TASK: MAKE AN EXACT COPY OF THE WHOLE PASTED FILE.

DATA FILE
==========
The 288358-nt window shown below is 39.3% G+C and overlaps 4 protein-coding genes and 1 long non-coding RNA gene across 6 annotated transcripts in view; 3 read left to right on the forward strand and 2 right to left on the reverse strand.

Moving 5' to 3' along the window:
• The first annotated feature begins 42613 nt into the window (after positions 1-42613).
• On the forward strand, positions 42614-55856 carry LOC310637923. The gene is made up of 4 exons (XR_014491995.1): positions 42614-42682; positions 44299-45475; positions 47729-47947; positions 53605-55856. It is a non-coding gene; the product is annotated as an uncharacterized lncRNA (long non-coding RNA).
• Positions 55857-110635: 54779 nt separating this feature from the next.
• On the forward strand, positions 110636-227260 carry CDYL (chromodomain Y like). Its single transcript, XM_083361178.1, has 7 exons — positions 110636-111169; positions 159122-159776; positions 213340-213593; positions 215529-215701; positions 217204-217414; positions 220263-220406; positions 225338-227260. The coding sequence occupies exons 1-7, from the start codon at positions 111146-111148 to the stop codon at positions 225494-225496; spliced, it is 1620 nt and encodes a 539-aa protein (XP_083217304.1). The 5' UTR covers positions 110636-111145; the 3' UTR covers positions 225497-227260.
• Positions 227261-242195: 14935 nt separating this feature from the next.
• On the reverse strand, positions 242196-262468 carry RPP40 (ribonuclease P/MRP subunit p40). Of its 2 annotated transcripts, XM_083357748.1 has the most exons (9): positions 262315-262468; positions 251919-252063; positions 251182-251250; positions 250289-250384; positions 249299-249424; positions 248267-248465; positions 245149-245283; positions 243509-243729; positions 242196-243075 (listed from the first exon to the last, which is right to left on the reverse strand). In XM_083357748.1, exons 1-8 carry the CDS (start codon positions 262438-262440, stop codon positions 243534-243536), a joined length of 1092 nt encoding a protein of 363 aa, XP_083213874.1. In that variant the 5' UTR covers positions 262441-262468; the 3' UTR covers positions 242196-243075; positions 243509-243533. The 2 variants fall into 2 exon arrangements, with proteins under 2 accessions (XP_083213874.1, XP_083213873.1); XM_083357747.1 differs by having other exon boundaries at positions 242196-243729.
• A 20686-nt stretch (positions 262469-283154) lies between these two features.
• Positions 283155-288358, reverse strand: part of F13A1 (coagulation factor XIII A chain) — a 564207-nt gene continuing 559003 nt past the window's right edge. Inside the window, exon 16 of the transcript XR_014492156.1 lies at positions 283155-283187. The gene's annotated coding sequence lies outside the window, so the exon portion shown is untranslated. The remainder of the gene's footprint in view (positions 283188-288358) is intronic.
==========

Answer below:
The 288358-nt window shown below is 39.3% G+C and overlaps 4 protein-coding genes and 1 long non-coding RNA gene across 6 annotated transcripts in view; 3 read left to right on the forward strand and 2 right to left on the reverse strand.

Moving 5' to 3' along the window:
• The first annotated feature begins 42613 nt into the window (after positions 1-42613).
• On the forward strand, positions 42614-55856 carry LOC310637923. The gene is made up of 4 exons (XR_014491995.1): positions 42614-42682; positions 44299-45475; positions 47729-47947; positions 53605-55856. It is a non-coding gene; the product is annotated as an uncharacterized lncRNA (long non-coding RNA).
• Positions 55857-110635: 54779 nt separating this feature from the next.
• On the forward strand, positions 110636-227260 carry CDYL (chromodomain Y like). Its single transcript, XM_083361178.1, has 7 exons — positions 110636-111169; positions 159122-159776; positions 213340-213593; positions 215529-215701; positions 217204-217414; positions 220263-220406; positions 225338-227260. The coding sequence occupies exons 1-7, from the start codon at positions 111146-111148 to the stop codon at positions 225494-225496; spliced, it is 1620 nt and encodes a 539-aa protein (XP_083217304.1). The 5' UTR covers positions 110636-111145; the 3' UTR covers positions 225497-227260.
• Positions 227261-242195: 14935 nt separating this feature from the next.
• On the reverse strand, positions 242196-262468 carry RPP40 (ribonuclease P/MRP subunit p40). Of its 2 annotated transcripts, XM_083357748.1 has the most exons (9): positions 262315-262468; positions 251919-252063; positions 251182-251250; positions 250289-250384; positions 249299-249424; positions 248267-248465; positions 245149-245283; positions 243509-243729; positions 242196-243075 (listed from the first exon to the last, which is right to left on the reverse strand). In XM_083357748.1, exons 1-8 carry the CDS (start codon positions 262438-262440, stop codon positions 243534-243536), a joined length of 1092 nt encoding a protein of 363 aa, XP_083213874.1. In that variant the 5' UTR covers positions 262441-262468; the 3' UTR covers positions 242196-243075; positions 243509-243533. The 2 variants fall into 2 exon arrangements, with proteins under 2 accessions (XP_083213874.1, XP_083213873.1); XM_083357747.1 differs by having other exon boundaries at positions 242196-243729.
• A 20686-nt stretch (positions 262469-283154) lies between these two features.
• Positions 283155-288358, reverse strand: part of F13A1 (coagulation factor XIII A chain) — a 564207-nt gene continuing 559003 nt past the window's right edge. Inside the window, exon 16 of the transcript XR_014492156.1 lies at positions 283155-283187. The gene's annotated coding sequence lies outside the window, so the exon portion shown is untranslated. The remainder of the gene's footprint in view (positions 283188-288358) is intronic.